We’re finally figuring out what ‘living with covid’ or ‘living in a post-covid world’ means. For some, this is a welcome relief. For others, life is still fraught with concerns. Perhaps the greatest of these is the strain that recent years have put on our relationships. Have we taken the time to take stock of our responses to those closest to us over covid?
We wish we had handled the last three years better, but we’re not sure what we could have done differently. How many of us entered the lockdowns fully intending to use the ‘extra time’ for spiritual disciplines and family growth, only to watch it drain into Netflix binging?
How many of our desires to serve and care for one another faded to tired resentment? Maybe we alienated friends and family with our views on all things covid. We meant to start well, but now? Now we’re not entirely sure what to do.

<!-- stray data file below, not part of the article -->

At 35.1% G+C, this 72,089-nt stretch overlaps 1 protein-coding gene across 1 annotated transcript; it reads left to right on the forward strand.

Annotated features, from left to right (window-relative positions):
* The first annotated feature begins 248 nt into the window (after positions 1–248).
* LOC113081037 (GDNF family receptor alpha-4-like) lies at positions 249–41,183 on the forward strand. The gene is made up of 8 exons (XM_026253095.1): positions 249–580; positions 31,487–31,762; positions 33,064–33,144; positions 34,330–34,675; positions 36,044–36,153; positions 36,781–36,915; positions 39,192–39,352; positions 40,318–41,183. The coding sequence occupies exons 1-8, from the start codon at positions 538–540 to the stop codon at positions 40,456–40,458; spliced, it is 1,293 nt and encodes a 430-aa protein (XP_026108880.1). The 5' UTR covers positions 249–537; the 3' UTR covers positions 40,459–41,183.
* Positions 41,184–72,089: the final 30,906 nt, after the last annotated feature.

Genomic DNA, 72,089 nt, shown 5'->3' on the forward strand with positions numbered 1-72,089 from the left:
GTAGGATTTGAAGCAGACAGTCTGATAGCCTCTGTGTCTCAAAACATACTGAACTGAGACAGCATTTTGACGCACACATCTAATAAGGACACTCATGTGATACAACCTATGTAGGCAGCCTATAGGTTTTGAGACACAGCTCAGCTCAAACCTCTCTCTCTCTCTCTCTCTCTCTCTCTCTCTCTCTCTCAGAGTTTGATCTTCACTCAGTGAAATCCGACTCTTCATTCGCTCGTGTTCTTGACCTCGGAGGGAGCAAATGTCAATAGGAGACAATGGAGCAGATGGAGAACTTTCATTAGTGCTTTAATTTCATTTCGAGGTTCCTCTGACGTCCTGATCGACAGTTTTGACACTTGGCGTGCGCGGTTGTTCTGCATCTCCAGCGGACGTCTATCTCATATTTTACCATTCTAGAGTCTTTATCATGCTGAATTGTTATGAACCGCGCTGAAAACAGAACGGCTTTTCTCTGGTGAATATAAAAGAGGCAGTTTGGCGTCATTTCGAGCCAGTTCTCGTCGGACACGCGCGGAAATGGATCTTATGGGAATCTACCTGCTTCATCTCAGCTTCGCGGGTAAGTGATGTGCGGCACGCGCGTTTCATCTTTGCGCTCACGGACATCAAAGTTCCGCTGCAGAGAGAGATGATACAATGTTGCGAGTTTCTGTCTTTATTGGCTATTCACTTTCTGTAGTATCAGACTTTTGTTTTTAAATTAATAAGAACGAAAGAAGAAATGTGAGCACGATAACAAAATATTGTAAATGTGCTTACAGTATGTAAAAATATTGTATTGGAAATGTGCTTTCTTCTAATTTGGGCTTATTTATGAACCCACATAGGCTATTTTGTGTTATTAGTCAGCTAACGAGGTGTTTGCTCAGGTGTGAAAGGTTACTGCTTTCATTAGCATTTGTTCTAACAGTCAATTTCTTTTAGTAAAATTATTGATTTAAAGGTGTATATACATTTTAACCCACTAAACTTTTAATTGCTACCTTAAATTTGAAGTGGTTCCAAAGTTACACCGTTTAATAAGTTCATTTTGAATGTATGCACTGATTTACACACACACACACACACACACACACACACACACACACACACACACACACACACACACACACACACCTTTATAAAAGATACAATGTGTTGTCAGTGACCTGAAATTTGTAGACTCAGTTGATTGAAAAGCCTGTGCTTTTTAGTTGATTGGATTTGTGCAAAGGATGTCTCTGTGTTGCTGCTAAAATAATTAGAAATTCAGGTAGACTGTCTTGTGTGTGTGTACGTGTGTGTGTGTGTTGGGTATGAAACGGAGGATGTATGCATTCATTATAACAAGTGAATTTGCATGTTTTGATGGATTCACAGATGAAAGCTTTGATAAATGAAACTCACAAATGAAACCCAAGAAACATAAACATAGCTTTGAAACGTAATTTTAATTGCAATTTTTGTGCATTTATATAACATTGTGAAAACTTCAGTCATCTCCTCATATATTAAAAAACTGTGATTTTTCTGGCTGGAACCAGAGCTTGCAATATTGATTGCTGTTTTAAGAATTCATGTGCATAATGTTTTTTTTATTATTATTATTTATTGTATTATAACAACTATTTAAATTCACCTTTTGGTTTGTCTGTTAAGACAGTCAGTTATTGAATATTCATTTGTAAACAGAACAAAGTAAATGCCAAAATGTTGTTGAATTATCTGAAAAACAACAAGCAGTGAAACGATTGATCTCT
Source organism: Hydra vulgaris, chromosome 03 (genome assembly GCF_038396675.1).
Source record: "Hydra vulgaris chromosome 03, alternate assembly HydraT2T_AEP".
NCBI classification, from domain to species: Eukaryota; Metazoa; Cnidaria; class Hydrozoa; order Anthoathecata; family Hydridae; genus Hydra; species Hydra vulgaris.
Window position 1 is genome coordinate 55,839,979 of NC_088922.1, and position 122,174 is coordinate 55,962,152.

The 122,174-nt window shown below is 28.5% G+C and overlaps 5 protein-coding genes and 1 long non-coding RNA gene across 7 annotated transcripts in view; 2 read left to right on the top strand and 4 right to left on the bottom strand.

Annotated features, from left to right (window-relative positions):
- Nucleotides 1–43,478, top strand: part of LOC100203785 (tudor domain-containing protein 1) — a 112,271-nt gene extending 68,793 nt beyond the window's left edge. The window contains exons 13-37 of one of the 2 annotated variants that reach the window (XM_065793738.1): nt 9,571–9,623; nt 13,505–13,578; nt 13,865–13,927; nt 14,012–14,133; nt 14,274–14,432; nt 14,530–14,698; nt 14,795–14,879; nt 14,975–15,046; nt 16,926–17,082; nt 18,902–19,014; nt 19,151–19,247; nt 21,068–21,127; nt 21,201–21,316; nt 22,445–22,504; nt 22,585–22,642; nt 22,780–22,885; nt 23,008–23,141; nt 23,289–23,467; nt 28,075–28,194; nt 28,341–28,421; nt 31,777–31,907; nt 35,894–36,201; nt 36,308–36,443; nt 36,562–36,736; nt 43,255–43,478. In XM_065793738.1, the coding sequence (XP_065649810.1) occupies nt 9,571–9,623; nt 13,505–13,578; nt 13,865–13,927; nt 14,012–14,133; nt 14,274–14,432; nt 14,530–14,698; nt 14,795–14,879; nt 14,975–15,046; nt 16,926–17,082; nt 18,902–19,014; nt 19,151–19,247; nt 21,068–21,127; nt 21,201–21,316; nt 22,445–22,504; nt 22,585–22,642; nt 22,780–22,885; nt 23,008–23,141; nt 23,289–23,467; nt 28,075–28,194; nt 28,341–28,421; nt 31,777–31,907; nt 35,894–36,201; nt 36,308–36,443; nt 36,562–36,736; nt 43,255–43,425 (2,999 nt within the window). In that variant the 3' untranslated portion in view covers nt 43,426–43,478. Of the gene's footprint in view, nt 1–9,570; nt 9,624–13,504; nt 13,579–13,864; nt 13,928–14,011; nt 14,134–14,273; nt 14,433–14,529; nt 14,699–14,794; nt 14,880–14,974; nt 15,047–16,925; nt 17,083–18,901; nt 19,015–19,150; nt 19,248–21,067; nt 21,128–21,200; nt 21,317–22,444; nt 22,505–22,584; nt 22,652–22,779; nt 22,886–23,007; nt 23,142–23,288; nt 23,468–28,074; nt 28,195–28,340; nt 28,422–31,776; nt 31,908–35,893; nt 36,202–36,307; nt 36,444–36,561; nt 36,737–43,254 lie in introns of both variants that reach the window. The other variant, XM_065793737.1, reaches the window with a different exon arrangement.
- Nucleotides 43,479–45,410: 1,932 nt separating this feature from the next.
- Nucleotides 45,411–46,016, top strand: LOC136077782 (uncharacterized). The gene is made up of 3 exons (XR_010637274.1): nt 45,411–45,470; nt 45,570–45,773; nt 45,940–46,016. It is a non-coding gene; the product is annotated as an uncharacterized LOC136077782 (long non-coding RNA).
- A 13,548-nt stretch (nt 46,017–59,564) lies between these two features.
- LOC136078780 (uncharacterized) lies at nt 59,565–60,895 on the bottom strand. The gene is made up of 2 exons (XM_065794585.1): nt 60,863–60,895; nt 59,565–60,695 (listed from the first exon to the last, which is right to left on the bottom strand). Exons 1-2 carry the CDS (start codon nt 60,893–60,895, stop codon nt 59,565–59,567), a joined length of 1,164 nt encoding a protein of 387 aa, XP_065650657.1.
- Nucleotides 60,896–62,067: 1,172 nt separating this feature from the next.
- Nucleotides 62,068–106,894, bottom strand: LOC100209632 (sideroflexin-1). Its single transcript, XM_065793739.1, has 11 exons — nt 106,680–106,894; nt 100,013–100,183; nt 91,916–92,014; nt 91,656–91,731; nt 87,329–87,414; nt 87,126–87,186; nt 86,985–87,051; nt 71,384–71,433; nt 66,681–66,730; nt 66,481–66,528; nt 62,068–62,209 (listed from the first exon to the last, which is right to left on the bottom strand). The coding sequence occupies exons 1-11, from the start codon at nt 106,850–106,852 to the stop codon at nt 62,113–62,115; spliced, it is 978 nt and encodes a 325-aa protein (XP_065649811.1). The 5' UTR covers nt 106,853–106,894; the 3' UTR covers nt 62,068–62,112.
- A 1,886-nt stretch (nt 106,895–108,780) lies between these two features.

Maybe it’s time for some post-covid repentance. In the home. In the workplace. Definitely in the church.
How many solid Christian friendships – friendships that we previously valued – did we lose or drive away solely over differences on how to approach covid? How many relationships did we permanently mar as a result of conflicts during the last several years?
Issues such as how closely to follow track-and-trace in church, how often to test, and whether or not to vaccinate all became battlegrounds. We lost friends over covid, and we can’t say it was just their fault.